procedures. The odd couple goes after murderers, drug dealers and gun runners.
Midsomer Murders series, the idyllic backdrop of rural Britain creates a
John Nettles's DCI Barnaby has had three assistants, while he's kept the same
actresses for his wife and daughter throughout this long-running British series.
But despite the talented cast, the star, of course, is the seemingly tranquil
county of Midsomer. The contrast between the beautiful locale (where it's
almost always sunny, despite the fact that this is England) and violent murders
is the main attraction of the series. It's a winning formula, and the 11 seasons
of the ongoing series live up to it splendidly. The gentle DCI Barnaby, with his
uncomplicated personal life, is always welcome in our home. Interview with
Nettles, a Midsomer map, a Caroline Graham biography and cast filmographies
round out the extra features in many of the sets.
Time is the Doctor's enemy in the Children in Need special "Time Crash" where
the 10th Doctor (David Tennat) meets himself in his Fifth incarnation (Peter
Davison) as the TARDIS from their respective eras collide. That's just the tip
of the iceberg so to speak as we also get to voyage on the Titanic a spacecraft
named after Earth's luxury liner (although the designers of the spacecraft
clearly had no clue as to what really happened to the real Titanic) and
the Doctor has to stop the ship from being destroyed in the 2007 Christmas
Special featuring Kylie Minogue. The Doctor also gets a new companion is an old
one -- Donna (Catherine Tate) returns after her brief tenure with the Doctor
from the previous year.
anyone who grew up in the '60s "Get Smart," was as much of a must-see for those
with a developed sense of humor as "The Daily Show" is today. Disguised as a sitcom, it
was also a penetrating satire on the Cold War. It is undoubtedly a TV classic,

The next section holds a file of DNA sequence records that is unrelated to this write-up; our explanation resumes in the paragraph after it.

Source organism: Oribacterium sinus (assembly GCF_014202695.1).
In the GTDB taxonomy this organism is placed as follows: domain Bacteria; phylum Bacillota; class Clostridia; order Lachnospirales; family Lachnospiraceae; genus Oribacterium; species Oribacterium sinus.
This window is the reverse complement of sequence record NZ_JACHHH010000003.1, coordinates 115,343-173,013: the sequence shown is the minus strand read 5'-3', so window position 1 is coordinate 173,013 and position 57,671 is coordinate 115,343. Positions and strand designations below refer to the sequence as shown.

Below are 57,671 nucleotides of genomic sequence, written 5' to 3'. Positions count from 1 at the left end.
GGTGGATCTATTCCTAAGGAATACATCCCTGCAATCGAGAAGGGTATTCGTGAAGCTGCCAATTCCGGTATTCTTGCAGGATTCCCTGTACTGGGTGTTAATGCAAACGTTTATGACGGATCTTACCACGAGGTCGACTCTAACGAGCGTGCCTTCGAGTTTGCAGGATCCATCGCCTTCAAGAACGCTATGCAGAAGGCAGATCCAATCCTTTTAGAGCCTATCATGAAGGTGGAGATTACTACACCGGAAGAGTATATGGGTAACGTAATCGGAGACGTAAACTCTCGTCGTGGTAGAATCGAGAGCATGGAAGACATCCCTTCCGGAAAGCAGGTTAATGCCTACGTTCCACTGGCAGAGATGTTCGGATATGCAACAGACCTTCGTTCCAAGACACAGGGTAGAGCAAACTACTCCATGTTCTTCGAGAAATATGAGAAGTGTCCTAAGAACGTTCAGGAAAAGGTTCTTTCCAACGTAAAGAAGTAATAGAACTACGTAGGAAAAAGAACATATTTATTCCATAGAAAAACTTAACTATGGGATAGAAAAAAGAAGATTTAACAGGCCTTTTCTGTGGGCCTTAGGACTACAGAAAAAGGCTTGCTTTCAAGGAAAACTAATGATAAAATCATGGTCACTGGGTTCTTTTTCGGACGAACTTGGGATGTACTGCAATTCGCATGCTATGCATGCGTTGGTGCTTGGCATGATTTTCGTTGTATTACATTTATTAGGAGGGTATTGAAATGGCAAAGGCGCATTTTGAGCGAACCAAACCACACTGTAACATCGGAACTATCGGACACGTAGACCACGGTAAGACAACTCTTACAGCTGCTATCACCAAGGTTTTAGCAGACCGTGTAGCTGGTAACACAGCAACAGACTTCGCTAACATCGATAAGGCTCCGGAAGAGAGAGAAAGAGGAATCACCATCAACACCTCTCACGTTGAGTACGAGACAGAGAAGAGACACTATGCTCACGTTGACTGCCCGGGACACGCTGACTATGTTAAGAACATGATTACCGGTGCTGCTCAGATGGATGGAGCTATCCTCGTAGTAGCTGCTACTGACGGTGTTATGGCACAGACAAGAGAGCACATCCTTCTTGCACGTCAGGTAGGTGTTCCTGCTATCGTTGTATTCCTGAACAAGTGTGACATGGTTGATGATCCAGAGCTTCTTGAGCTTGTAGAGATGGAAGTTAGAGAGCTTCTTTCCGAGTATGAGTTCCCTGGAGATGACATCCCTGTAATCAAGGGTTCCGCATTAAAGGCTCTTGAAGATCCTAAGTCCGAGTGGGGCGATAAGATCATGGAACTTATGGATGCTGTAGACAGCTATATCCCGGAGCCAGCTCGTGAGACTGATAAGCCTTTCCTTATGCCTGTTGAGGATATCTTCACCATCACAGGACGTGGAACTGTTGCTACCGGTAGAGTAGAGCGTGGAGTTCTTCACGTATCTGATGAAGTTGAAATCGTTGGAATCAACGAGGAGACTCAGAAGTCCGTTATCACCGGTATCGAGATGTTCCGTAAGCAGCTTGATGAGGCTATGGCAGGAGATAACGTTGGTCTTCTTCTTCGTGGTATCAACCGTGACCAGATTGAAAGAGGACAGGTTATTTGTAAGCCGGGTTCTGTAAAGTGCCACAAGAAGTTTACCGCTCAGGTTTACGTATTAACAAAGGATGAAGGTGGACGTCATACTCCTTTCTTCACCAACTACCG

but it also seems relevant -- and funny -- today. And now the whole collection
is available from Time Life. All 138 original episodes of the Emmy®
Award-winning series, each remastered and restored for flawless clarity on 25
DVDs. There are also 9 hours of bonus materials, including never-before-seen
bloopers, interviews and commentaries and rare TV footage. It all comes in a
special phone booth collector's box with photos and booklets for each season. It
is therefore one of our top picks of the year.
do eight works of art from different eras have in common? Why choose these eight
as, ostensibly, the most significant? Does art (or rather "Art") still have
anything to tell us about human nature and civilization? Is visual imagination
still relevant? Well, Simon Schama aims to tell you. Traversing time from the
world of baroque Rome to revolutionary Paris via the civil-war massacres of 20th
century Spain and the excitement of avant-garde 1950s New York, Schama uses a
combination of dramatic reconstruction, spectacular photography and his
idiosyncratic personal style to tell stories that provide necessary context to
these masterpieces. Extra features include revealing and funny commentary
tracks by Schama and his co-producer.
comedies are hard to do, let alone sci-fi sitcoms. American TV may have tried
with Mork and Mindy, but the result was lackluster, and I'd be hard-pressed to
even call it sci-fi. On the other hand, the BBC has done a fantastic job at this
hybrid genre, first with Red Dwarf and now with My Hero. The beauty of the show
is in not bothering with FX -- which stateside defines sci-fi -- and instead
concentrating on character-based comedy.